While the move to slap tobacco products with higher taxes could incite more smuggling in the market, actual figures are down compared to when the government began to hunt down such.
This was learned from Finance Secretary Carlos Dominguez III as he cited the significant reduction in smuggling activities in the country involving cigarettes.
“I haven’t (got) the latest figures because that’s done by the private sector but the latest figure I saw was between 7 to 10 percent, are illicit,” Dominguez said.
“Prior to our cracking down on this illicit cigarette business, I understand it was around 35 percent. Somebody told me, also from the industry, that in some European countries, the illicit cigarettes are more than 60 percent,” he added.
According to him, the same case in terms of the volume of erring tobacco trade was true in ASEAN countries, making the Philippines in a much better position than its peers.
Likewise, the Finance chief said that they are carefully monitoring the market as he recognized the higher incentive to smuggle when the tax on a certain product is very high.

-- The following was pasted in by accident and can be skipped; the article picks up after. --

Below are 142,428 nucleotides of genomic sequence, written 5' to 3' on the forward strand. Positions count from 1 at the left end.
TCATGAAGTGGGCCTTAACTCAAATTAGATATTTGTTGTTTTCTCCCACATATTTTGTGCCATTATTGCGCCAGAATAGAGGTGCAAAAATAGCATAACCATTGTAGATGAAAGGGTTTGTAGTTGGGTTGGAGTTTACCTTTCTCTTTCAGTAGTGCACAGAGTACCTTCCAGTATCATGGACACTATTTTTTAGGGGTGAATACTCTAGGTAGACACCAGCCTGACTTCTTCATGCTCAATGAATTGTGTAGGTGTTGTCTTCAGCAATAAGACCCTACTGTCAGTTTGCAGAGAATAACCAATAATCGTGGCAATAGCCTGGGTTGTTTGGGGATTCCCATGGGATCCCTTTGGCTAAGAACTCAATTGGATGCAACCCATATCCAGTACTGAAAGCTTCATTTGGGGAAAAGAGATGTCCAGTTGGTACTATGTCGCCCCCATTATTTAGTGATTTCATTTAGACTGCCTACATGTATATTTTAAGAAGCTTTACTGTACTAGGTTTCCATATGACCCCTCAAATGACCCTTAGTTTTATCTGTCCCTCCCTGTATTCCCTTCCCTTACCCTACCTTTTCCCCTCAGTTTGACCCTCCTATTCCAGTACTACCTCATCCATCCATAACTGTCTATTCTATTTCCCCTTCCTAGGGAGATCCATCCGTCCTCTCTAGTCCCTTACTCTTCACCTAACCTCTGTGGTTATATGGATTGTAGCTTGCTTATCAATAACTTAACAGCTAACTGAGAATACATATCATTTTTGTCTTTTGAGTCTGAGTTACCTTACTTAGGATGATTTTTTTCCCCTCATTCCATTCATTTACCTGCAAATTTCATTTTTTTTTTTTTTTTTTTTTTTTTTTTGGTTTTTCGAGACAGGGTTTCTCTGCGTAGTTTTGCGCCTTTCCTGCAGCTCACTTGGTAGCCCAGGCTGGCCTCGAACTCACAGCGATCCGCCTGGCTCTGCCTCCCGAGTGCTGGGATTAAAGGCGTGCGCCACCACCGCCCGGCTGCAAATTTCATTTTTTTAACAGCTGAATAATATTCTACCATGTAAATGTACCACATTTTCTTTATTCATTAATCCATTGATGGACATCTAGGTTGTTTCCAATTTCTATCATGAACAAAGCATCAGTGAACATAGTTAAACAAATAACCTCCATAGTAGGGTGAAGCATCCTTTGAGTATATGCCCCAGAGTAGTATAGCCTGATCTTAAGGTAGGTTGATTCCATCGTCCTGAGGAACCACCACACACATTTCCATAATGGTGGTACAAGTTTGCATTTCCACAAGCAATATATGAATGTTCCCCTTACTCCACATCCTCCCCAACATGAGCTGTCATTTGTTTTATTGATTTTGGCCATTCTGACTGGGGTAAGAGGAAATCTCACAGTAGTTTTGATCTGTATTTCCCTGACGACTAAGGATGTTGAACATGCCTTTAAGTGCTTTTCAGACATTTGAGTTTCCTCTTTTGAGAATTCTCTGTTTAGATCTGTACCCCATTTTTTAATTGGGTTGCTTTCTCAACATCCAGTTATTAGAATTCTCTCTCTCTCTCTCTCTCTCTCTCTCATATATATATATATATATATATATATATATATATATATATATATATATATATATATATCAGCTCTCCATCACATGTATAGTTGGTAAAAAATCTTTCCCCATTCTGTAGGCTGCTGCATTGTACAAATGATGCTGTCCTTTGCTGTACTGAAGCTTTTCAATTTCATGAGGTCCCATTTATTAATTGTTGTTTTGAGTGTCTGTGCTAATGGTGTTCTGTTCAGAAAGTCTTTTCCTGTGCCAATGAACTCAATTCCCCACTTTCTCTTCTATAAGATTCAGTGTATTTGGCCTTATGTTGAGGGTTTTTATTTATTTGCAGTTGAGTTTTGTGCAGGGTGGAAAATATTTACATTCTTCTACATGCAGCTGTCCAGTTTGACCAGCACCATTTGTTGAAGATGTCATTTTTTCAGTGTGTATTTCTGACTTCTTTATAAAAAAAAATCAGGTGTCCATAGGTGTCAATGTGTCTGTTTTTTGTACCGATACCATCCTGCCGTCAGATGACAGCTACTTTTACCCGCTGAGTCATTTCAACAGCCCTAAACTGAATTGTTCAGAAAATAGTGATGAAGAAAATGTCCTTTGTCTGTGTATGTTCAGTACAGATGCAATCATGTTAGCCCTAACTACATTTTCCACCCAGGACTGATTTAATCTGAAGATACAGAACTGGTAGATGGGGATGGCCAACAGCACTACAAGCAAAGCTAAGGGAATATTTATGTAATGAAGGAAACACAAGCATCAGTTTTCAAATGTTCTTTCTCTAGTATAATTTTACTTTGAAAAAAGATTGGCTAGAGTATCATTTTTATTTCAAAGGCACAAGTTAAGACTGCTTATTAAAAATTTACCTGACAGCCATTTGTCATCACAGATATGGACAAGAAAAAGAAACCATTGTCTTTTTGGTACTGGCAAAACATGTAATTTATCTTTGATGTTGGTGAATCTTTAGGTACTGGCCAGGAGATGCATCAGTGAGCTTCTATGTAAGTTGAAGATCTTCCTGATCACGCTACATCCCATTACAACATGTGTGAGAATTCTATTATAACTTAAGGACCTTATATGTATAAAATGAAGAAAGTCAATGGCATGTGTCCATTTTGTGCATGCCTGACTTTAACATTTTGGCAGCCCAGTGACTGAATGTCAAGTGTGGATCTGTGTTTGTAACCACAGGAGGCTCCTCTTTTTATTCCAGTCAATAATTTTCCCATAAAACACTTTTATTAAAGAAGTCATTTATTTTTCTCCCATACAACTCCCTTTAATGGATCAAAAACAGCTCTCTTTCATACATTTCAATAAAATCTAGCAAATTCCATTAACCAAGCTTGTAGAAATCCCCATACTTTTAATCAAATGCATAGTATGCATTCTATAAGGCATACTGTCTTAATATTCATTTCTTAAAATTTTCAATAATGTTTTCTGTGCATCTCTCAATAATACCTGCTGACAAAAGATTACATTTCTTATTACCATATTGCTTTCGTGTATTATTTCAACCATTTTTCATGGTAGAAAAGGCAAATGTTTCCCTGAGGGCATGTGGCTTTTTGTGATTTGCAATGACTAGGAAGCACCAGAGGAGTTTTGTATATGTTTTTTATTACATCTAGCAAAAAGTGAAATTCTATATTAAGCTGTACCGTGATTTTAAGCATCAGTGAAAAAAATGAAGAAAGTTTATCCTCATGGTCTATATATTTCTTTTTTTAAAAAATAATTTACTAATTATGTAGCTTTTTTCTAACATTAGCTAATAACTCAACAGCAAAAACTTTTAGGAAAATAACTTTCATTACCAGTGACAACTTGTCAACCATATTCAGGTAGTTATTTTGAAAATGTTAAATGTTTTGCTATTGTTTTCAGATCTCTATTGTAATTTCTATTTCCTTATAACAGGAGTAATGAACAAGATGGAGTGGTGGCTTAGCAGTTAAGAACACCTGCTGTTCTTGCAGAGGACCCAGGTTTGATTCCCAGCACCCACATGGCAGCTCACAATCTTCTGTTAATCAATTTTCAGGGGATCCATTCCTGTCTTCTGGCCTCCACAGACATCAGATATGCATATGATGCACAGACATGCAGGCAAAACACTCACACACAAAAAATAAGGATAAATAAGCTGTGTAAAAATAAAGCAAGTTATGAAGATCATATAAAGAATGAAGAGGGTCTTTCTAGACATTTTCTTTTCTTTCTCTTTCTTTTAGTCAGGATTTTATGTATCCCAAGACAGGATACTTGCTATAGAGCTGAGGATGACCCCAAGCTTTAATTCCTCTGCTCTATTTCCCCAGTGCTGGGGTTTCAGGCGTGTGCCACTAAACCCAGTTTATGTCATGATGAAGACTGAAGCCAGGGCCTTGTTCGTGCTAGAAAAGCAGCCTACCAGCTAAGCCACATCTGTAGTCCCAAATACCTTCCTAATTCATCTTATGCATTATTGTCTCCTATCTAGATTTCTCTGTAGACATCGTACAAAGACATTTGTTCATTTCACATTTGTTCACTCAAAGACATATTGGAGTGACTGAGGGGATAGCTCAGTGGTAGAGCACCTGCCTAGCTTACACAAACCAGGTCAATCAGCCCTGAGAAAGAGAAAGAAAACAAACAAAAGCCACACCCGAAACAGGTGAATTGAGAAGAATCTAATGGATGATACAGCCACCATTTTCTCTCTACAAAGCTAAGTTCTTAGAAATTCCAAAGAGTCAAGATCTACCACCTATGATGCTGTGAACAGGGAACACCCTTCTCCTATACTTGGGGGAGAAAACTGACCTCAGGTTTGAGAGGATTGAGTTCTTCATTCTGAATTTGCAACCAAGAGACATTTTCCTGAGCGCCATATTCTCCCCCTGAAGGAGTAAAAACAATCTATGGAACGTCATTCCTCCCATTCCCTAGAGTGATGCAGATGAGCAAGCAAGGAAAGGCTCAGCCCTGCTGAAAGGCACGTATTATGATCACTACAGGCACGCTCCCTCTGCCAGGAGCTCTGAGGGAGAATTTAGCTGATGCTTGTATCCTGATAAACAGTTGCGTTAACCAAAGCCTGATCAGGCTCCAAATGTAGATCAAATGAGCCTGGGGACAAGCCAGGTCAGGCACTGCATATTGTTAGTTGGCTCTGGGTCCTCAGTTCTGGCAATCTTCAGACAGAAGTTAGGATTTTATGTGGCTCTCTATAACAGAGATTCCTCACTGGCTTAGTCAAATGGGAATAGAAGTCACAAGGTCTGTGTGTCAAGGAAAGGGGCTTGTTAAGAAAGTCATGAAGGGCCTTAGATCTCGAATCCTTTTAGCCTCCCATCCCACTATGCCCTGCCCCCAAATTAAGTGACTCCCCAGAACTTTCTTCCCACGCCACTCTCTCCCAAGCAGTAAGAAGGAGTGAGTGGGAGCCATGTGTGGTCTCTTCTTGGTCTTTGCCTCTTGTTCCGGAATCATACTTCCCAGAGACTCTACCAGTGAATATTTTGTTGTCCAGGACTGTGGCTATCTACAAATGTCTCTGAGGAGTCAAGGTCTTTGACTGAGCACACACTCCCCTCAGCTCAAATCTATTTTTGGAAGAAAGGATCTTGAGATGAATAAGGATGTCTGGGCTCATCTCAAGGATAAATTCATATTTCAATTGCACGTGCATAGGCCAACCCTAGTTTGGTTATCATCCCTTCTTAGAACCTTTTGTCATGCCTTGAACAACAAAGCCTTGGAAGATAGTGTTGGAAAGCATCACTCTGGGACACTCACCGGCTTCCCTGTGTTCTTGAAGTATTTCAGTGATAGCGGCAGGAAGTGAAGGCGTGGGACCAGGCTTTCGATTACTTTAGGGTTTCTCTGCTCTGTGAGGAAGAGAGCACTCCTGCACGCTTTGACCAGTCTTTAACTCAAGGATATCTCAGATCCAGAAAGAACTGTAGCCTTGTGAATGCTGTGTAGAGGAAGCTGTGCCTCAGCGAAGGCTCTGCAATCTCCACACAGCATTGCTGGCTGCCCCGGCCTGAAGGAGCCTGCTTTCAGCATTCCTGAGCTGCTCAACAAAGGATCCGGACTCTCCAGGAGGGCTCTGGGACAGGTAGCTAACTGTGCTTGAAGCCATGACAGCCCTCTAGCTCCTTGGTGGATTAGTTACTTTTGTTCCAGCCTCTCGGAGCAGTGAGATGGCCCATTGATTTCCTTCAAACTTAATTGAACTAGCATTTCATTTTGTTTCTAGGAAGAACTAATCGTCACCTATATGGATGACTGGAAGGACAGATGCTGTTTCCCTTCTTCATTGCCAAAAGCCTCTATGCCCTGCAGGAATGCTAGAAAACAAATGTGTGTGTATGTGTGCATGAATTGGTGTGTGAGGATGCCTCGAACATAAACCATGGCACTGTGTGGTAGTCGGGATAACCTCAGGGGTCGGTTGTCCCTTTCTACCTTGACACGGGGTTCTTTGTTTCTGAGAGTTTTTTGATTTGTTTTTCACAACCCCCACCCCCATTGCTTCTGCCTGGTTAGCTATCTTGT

“We’ve seen an increase not only in illicit cigarettes coming in, but small factories being set up. The manufacturers of cigarette-making machines have been able to miniaturize these so you can make it a business if you have 100 square meters of warehouse,” Dominguez explained.
“I calculated–the payback is less than four months, so it was successful. So it’s very tempting, so we’ll keep on looking for these guys and I must say the BIR (Bureau of Internal Revenue) and the BoC (Bureau of Customs) have been catching these guys,” he added.
The BIR earlier reported its excise tax collections from tobacco products in the first seven months of the year has reached P82.97 billion, higher than the recorded P63 billion in the same period year-ago.